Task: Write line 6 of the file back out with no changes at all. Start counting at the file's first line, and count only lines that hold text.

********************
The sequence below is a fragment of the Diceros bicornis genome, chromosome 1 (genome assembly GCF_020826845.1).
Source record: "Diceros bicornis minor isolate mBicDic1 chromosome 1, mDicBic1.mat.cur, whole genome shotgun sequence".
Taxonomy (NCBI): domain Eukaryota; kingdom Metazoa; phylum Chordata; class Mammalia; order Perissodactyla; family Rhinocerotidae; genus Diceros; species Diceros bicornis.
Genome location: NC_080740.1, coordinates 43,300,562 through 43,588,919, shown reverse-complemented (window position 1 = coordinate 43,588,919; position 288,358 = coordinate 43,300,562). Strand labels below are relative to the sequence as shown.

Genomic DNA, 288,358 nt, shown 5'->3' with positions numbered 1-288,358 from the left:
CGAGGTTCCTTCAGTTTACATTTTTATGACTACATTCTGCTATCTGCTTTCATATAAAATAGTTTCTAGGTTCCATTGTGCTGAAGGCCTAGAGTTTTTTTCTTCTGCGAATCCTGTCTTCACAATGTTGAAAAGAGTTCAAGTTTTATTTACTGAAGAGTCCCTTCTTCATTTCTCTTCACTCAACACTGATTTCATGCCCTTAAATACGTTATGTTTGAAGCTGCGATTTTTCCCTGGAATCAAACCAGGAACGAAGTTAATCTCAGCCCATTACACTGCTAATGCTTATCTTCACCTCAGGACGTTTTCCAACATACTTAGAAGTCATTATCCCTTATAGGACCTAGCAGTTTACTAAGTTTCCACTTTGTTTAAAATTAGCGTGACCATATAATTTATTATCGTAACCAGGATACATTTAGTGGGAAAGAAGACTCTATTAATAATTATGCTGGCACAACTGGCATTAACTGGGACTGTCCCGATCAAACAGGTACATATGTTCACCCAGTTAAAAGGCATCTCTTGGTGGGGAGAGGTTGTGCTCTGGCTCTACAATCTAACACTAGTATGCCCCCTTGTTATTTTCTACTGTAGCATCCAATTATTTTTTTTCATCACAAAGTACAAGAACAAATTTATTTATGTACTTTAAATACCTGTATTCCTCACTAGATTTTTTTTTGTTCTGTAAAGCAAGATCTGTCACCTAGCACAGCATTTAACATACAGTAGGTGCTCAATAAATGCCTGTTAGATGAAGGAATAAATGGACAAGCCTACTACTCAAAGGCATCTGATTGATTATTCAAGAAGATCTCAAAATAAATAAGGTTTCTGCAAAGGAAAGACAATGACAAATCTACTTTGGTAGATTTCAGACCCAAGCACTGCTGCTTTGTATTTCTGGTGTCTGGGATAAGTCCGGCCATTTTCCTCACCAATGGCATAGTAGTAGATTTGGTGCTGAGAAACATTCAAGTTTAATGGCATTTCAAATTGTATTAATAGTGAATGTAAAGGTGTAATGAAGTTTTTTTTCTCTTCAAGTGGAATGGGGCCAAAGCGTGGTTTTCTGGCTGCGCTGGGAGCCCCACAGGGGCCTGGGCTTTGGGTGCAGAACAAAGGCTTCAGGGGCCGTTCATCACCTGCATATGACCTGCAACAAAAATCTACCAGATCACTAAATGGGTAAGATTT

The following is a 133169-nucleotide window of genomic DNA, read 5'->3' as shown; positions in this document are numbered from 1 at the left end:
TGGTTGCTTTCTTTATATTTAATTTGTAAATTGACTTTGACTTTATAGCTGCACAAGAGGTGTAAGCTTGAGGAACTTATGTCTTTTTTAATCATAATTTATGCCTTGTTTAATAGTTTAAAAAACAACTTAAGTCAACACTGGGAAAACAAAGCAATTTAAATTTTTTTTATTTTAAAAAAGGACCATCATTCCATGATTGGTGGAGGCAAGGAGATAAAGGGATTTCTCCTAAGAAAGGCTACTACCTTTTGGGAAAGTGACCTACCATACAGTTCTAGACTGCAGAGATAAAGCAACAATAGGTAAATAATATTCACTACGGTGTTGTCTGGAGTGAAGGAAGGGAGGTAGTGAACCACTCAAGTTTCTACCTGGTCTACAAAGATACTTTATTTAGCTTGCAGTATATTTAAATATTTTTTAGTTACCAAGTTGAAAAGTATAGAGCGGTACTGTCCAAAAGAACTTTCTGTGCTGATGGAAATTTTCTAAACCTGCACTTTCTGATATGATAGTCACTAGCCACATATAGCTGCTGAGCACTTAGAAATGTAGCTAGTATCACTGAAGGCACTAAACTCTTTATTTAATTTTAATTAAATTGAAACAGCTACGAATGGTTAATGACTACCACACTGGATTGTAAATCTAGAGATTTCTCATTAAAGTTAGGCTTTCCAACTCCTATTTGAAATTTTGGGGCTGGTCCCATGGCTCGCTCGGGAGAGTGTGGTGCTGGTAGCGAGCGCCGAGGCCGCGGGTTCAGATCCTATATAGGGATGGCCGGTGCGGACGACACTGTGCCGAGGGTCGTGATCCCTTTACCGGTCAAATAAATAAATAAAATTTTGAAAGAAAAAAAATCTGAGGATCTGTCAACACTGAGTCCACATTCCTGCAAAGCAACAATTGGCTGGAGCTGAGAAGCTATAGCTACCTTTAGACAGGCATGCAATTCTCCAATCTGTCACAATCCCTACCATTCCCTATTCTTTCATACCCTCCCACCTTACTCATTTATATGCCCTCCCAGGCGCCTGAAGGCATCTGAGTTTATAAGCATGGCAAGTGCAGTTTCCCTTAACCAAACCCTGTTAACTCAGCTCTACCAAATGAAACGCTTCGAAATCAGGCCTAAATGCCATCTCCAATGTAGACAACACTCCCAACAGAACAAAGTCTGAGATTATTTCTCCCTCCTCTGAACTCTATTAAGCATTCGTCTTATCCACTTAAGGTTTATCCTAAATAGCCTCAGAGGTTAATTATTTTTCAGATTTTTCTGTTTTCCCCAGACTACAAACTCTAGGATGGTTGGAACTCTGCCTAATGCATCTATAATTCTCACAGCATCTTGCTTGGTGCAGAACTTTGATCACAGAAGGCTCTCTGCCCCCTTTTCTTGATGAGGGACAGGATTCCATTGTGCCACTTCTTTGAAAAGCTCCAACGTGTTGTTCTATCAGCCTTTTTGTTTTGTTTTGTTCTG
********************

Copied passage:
CGAGGTTCCTTCAGTTTACATTTTTATGACTACATTCTGCTATCTGCTTTCATATAAAATAGTTTCTAGGTTCCATTGTGCTGAAGGCCTAGAGTTTTTTTCTTCTGCGAATCCTGTCTTCACAATGTTGAAAAGAGTTCAAGTTTTATTTACTGAAGAGTCCCTTCTTCATTTCTCTTCACTCAACACTGATTTCATGCCCTTAAATACGTTATGTTTGAAGCTGCGATTTTTCCCTGGAATCAAACCAGGAACGAAGTTAATCTCAGCCCATTACACTGCTAATGCTTATCTTCACCTCAGGACGTTTTCCAACATACTTAGAAGTCATTATCCCTTATAGGACCTAGCAGTTTACTAAGTTTCCACTTTGTTTAAAATTAGCGTGACCATATAATTTATTATCGTAACCAGGATACATTTAGTGGGAAAGAAGACTCTATTAATAATTATGCTGGCACAACTGGCATTAACTGGGACTGTCCCGATCAAACAGGTACATATGTTCACCCAGTTAAAAGGCATCTCTTGGTGGGGAGAGGTTGTGCTCTGGCTCTACAATCTAACACTAGTATGCCCCCTTGTTATTTTCTACTGTAGCATCCAATTATTTTTTTTCATCACAAAGTACAAGAACAAATTTATTTATGTACTTTAAATACCTGTATTCCTCACTAGATTTTTTTTTGTTCTGTAAAGCAAGATCTGTCACCTAGCACAGCATTTAACATACAGTAGGTGCTCAATAAATGCCTGTTAGATGAAGGAATAAATGGACAAGCCTACTACTCAAAGGCATCTGATTGATTATTCAAGAAGATCTCAAAATAAATAAGGTTTCTGCAAAGGAAAGACAATGACAAATCTACTTTGGTAGATTTCAGACCCAAGCACTGCTGCTTTGTATTTCTGGTGTCTGGGATAAGTCCGGCCATTTTCCTCACCAATGGCATAGTAGTAGATTTGGTGCTGAGAAACATTCAAGTTTAATGGCATTTCAAATTGTATTAATAGTGAATGTAAAGGTGTAATGAAGTTTTTTTTCTCTTCAAGTGGAATGGGGCCAAAGCGTGGTTTTCTGGCTGCGCTGGGAGCCCCACAGGGGCCTGGGCTTTGGGTGCAGAACAAAGGCTTCAGGGGCCGTTCATCACCTGCATATGACCTGCAACAAAAATCTACCAGATCACTAAATGGGTAAGATTT